Why not, she asks, pipe in cooking smells, at the very least? Better yet: "Make the most of it—make it edible." You can read Sutcliffe's suggestions for serving Roman takeout and Tudor mincemeat at the appropriate locations in her charming post, "The Way to a Good Tourist's Heart is Through Their Stomach."

Food for Thinkers is a week-long, distributed, online conversation looking at food writing from as wide and unusual a variety of perspectives as possible. Between January 18 and January 23, 2011, more than 40 food and non-food writers will respond to a question posed by GOOD's newly-launched Food hub: What does—or could, or even should—it mean to write about food today?

Follow the conversation all week here at GOOD, join in the comments, and use the Twitter hashtag #foodforthinkers to keep up to date.

Image: Photo by Alexis Pantos, via Middle Savagery.


October is domestic violence awareness month and when most people think of domestic violence, they imagine mostly female victims. However, abuse of men happens as well – in both heterosexual and homosexual relationships. But some are taking it upon themselves to change all that.

Keep Reading Show less

At this point most reasonable people agree that climate change is a serious problem. And while a lot of good people are working on solutions, and we're all chipping in by using fewer plastic bags, it's also helpful to understand where the leading causes of the issue stem from. The list of 20 leading emitters of carbon dioxide by The Guardian newspaper does just that.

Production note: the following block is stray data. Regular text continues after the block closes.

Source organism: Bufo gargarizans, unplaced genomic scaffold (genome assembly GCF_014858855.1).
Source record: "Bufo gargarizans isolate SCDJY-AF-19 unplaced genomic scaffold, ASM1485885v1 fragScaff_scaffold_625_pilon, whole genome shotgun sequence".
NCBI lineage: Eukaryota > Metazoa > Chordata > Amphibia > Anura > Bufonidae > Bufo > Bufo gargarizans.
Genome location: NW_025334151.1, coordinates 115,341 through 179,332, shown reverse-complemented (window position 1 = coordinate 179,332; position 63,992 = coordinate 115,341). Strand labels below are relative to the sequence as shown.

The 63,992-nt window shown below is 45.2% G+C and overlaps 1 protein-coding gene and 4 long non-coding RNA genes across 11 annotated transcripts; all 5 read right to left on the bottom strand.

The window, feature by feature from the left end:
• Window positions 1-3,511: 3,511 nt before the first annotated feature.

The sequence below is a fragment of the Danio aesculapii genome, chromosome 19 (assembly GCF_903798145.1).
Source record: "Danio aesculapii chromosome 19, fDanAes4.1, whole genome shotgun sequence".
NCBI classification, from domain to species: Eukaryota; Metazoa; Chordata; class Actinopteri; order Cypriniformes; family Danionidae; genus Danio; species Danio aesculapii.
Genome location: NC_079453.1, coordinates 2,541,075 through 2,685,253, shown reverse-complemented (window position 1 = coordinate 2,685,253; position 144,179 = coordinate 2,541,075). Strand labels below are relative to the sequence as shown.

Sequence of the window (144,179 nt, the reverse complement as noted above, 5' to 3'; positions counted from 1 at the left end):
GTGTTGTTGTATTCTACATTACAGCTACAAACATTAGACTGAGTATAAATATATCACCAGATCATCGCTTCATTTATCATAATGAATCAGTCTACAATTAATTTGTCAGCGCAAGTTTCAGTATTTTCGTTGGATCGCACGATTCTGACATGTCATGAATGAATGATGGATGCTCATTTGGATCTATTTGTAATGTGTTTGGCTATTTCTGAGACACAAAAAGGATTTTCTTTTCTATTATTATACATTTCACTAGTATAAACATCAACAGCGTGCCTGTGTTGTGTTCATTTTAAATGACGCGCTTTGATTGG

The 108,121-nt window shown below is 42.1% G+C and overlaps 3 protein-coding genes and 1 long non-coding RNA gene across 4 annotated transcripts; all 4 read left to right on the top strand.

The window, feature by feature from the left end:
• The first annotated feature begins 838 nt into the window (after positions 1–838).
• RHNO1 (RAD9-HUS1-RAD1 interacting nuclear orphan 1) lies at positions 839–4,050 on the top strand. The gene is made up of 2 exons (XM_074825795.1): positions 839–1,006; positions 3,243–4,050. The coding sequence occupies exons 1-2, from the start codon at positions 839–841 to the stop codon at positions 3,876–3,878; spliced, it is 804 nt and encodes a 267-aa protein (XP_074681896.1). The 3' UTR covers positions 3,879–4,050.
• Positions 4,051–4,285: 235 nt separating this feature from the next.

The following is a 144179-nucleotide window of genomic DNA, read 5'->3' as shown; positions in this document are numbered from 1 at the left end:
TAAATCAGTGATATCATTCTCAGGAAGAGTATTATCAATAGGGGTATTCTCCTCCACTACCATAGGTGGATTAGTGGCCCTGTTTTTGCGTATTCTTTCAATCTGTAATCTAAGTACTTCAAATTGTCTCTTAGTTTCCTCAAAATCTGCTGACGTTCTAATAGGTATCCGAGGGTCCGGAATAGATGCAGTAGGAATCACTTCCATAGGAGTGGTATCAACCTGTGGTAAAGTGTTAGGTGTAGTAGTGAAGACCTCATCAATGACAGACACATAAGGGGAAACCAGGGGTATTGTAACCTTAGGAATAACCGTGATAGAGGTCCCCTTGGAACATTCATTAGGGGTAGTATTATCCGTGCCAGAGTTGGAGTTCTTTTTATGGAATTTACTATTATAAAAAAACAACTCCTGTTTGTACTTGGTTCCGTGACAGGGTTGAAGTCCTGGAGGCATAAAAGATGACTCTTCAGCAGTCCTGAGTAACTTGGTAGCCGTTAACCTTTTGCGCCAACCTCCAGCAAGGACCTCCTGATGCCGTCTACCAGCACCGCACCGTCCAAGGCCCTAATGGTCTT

Keep Reading Show less
The Planet
via International Labour Organization / Flickr and Michael Moore / Facebook

Before the release of "The Joker" there was a glut of stories in the media about the film's potential to incite violence.

The FBI issued a warning, saying the film may inspire violence from a group known as the Clowncels, a subgroup of the involuntarily celibate or Incel community.

Incels an online subculture who believe they are unable to attract a sexual partner. The American nonprofit Southern Poverty Law Center describes them as "part of the online male supremacist ecosystem" that is included in its list of hate groups.

Keep Reading Show less

Since normalizing relations with Communist China back in 1979, the U.S. government and its companies that do business with the country have, for the most part, turned a blind-eye to its numerous human rights abuses.

In China's Muslim-majority province of Xinjiang, it's believed that over a million members of its Uighur population are being arbitrarily imprisoned and tortured in concentration camps. Female Uighurs in detention are being given forced abortions and subjected to sexual mistreatment.

Keep Reading Show less

The vaping epidemic is like a PSA come to life. A recent outbreak of vaping-related deaths and illnesses has affected people from across 46 states. More than 800 people fell ill, and at least 17 people died from vaping. In Illinois and Wisconsin, 87% of the people who got sick said they used THC, and 71% of people also said they used products that contained nicotine. Symptoms of the illness included coughing, chest pains, shortness of breath, nausea, and fatigue. We finally might now why.

Researchers from the Mayo Clinic believe toxic chemical fumes, not the actual chemicals in the vape liquid, might be the culprit. "It seems to be some kind of direct chemical injury, similar to what one might see with exposures to toxic chemical fumes, poisonous gases and toxic agents," Dr. Brandon Larsen, a surgical pathologist at the Mayo Clinic in Arizona, said in release.

Keep Reading Show less